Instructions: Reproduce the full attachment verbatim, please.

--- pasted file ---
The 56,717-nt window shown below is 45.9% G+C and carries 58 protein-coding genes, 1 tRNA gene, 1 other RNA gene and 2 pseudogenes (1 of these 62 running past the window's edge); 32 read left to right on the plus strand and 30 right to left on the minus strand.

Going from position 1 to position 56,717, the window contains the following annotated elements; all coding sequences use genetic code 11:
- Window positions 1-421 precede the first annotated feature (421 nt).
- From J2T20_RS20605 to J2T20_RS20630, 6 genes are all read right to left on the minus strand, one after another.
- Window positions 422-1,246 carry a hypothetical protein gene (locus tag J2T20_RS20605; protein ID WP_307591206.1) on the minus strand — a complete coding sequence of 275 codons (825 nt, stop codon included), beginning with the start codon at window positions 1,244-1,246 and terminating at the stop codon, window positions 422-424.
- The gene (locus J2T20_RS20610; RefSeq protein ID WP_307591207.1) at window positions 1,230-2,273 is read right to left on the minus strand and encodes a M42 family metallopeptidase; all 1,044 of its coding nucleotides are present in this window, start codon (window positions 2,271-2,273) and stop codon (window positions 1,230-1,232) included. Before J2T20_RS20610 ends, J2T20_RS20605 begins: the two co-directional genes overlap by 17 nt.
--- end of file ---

The 56,717-nt window shown below is 45.9% G+C and carries 58 protein-coding genes, 1 tRNA gene, 1 other RNA gene and 2 pseudogenes (1 of these 62 running past the window's edge); 32 read left to right on the plus strand and 30 right to left on the minus strand.

Going from position 1 to position 56,717, the window contains the following annotated elements; all coding sequences use genetic code 11:
- Window positions 1-421 precede the first annotated feature (421 nt).
- From J2T20_RS20605 to J2T20_RS20630, 6 genes are all read right to left on the minus strand, one after another.
- Window positions 422-1,246 carry a hypothetical protein gene (locus tag J2T20_RS20605; protein ID WP_307591206.1) on the minus strand — a complete coding sequence of 275 codons (825 nt, stop codon included), beginning with the start codon at window positions 1,244-1,246 and terminating at the stop codon, window positions 422-424.
- The gene (locus J2T20_RS20610; RefSeq protein ID WP_307591207.1) at window positions 1,230-2,273 is read right to left on the minus strand and encodes a M42 family metallopeptidase; all 1,044 of its coding nucleotides are present in this window, start codon (window positions 2,271-2,273) and stop codon (window positions 1,230-1,232) included. Before J2T20_RS20610 ends, J2T20_RS20605 begins: the two co-directional genes overlap by 17 nt.